Foulds
A World Requiem, Op.60
Jeanne-Michèle Charbonnet (soprano)
Catherine Wyn-Rogers (mezzo-soprano)
Stuart Skelton (tenor)
Gerald Finley (baritone)

Trinity Boys Choir
Crouch End Festival Chorus
Philharmonia Chorus
BBC Symphony Chorus

BBC Symphony Orchestra
Leon Botstein

Recorded 11 November 2007 in Royal Albert Hall, London
CD No: CHANDOS
CHSA 5058(2)
(2 CDs/SACDs)
Duration: 90 minutes
Reviewed: January 2008
Foulds - A World Requiem [SACD] The current interest in English composer John Foulds (1880-1939) was bound to turn the spotlight, sooner or later, on “A World Requiem”, the massive choral work he wrote between 1919 and 1921 commemorating the dead of World War I.
As the title indicates, Foulds intended it to commemorate the dead of all countries, combatant and civilian, and to offer consolation to the bereaved. Adopted as the centrepiece of the annual Festival of Remembrance commemorations in the Royal Albert Hall, London, “A World Requiem” was performed every year from 1923 to 1926, then dropped. It remained unperformed for eighty years, something guaranteed to clinch its legendary status, until the performance recorded here, in which it returned to the Royal Albert Hall for the much-publicised concert now preserved courtesy of Chandos.
John Herbert Foulds (1880-1939) c.1923. Photograph: Lewis Foreman Has the wait been worth it? ‘Yes and no’. Yes, in that we can now satisfy our curiosity as to what the piece actually sounds like. Yes, in that Foulds’s evident commitment to the project was admirable (Calum MacDonald’s exemplary booklet notes tell us that he wrote it without a commission or a definite performance). But the blazing originality of works like Foulds’s Three Mantras or Dynamic Triptych is only fitfully present.
Almost inevitably, Foulds’s choice of texts, mixing biblical and other sources, has drawn comparisons with Britten’s composed-later “War Requiem” (MacDonald also offers parallels with Brahms’s “A German Requiem” and Herbert Howells’s “Hymnus Paradisi”). “A World Requiem” consists of 21 sections arranged into two parts, and the overall dramatic ground-plan is effective, the first half moving from mourning and desolation to light and peace, the second from jubilant praise to final blessing with, at the end, echoes of the opening music of Part One. Some of the problem is that text: there is simply too much of it, with the result that promising ideas sometimes have no space to grow before we are moved on to the next.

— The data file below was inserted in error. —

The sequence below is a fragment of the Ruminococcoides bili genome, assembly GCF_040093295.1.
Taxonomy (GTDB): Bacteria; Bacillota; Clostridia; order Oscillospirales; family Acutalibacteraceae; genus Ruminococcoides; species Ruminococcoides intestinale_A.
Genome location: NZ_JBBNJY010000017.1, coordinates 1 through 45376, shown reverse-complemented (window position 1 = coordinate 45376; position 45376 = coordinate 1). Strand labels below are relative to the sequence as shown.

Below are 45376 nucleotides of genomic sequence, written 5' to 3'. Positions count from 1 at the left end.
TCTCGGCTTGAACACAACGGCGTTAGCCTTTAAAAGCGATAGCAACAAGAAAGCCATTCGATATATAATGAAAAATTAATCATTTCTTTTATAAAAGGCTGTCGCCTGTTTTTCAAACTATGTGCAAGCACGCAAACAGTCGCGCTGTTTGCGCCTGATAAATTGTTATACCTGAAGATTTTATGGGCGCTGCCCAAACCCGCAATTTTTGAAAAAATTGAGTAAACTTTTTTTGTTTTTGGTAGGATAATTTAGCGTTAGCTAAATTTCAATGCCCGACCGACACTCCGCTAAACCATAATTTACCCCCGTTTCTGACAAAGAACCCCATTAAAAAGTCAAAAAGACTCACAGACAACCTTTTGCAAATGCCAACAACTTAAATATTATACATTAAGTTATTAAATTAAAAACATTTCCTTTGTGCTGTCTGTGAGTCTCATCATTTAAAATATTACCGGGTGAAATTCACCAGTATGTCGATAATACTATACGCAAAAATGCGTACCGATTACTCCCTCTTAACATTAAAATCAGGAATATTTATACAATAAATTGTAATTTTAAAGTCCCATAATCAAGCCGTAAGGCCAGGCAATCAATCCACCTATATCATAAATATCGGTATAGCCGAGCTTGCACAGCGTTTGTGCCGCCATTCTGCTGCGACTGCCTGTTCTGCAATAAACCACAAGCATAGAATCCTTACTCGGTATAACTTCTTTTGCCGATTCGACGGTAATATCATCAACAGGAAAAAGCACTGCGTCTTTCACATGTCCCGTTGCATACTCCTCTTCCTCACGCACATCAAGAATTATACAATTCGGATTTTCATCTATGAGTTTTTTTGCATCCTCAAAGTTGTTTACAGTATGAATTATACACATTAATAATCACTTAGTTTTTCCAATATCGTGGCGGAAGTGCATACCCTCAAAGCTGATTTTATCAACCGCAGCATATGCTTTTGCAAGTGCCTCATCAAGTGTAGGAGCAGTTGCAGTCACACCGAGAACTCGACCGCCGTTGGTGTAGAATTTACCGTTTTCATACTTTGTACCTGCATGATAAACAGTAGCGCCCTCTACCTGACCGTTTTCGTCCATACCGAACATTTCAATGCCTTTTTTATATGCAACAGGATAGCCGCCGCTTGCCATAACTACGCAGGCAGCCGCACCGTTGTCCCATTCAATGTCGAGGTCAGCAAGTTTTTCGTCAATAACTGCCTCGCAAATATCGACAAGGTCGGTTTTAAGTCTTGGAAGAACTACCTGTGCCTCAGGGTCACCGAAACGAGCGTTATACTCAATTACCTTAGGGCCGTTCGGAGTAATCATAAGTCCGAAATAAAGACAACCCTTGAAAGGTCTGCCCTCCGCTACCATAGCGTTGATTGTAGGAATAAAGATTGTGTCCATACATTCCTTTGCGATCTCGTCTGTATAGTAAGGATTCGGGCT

Leon Bostein. Photograph: Steve J. Sherman The writing for orchestra and, to some extent, chorus, is often more interesting than that for the soloists. There are many ear-catching details of scoring, and the choral forces are effectively deployed, but in shaping the solo lines Foulds seems too often to fall back on a kind of oratorio-ese that engages with the words only in the most generalised way. On this evidence Foulds was no Britten, nor even a Finzi; the dichotomy is particularly acute in Section 19, ‘Promissio et Invocatio’, where the orchestral colours and harmonies suggest a ravishingly exciting tone poem lying in wait behind some mundane vocal writing.
There are occasional flashes of originality – the distant children’s voices in Section 4, ‘Jubilatio’, for instance, the wordless chorus behind the tenor soloist in Number 14, ‘Angeli’, and the occasional appearance of whole-tone scales and quarter-tones – even an early suggestion of minimalist textures – in the ‘Laudamus’ section that opens Part Two. But these are relatively few and far between.
There’s no doubting the commitment of all involved in this performance. The choir-members sing their hearts out and the BBC Symphony Orchestra’s musicians relish their opportunities for colour and excitement. Of the four soloists, the most consistently satisfying performances come from Catherine Wyn-Rogers and Gerald Finley. Jeanne-Michèle Charbonnet’s persistent heavy vibrato makes uncomfortable listening; Stuart Skelton is warm-toned but does not sound entirely happy in the highest reaches.
Chandos’s recording conveys a vivid sense of the vast spaces and large forces involved, taking the extreme dynamic contrasts in its stride. Some rewarding moments, then, if you know where to find them, but overall “A World Requiem” is by no means the towering masterpiece we’d perhaps been led to expect. The lavish booklet includes the full text.

 

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